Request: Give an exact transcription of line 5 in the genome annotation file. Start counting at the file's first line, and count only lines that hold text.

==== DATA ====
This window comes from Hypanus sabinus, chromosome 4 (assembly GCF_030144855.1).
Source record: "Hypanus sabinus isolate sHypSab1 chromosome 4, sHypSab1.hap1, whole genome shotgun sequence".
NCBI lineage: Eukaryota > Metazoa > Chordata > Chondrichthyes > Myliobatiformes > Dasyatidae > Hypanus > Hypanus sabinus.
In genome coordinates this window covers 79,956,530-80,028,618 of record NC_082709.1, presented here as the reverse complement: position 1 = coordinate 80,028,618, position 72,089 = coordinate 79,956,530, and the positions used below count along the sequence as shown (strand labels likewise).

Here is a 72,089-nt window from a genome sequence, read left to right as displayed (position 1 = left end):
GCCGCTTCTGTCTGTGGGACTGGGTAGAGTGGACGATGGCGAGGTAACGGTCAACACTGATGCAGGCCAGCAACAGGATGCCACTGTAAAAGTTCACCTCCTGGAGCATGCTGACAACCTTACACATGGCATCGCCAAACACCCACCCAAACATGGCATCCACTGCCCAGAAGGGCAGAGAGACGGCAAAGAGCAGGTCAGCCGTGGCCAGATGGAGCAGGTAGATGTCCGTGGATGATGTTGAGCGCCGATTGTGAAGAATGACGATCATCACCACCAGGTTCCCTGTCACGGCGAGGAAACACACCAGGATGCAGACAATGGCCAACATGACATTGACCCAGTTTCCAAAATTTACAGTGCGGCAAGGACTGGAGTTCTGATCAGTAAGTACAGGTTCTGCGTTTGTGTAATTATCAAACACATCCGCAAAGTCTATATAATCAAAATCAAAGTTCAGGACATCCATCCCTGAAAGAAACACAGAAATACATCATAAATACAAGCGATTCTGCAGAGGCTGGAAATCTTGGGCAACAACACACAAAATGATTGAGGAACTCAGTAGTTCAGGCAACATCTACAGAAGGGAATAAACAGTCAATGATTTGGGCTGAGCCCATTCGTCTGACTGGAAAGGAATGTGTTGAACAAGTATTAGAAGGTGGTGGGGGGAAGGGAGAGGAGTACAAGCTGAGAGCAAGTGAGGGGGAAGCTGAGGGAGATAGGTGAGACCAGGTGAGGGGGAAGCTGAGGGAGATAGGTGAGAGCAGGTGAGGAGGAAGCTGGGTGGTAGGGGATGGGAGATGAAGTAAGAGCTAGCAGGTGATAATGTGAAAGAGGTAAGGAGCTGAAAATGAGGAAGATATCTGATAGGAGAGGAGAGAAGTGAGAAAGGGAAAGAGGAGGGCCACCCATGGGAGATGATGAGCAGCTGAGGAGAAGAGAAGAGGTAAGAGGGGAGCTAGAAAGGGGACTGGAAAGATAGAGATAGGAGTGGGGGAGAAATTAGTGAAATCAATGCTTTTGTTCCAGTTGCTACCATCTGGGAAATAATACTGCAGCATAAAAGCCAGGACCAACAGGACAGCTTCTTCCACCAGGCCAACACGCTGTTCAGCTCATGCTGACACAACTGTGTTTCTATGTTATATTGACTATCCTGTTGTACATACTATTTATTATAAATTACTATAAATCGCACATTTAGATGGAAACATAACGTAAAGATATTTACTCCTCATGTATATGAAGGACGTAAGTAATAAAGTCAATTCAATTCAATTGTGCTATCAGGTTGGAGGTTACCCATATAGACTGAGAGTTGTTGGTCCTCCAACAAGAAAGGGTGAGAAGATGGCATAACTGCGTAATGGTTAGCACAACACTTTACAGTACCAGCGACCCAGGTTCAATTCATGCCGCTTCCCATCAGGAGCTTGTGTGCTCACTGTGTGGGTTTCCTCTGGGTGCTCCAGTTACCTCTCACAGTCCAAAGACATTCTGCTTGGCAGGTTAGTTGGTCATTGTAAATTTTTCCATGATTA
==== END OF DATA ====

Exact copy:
Here is a 72,089-nt window from a genome sequence, read left to right as displayed (position 1 = left end):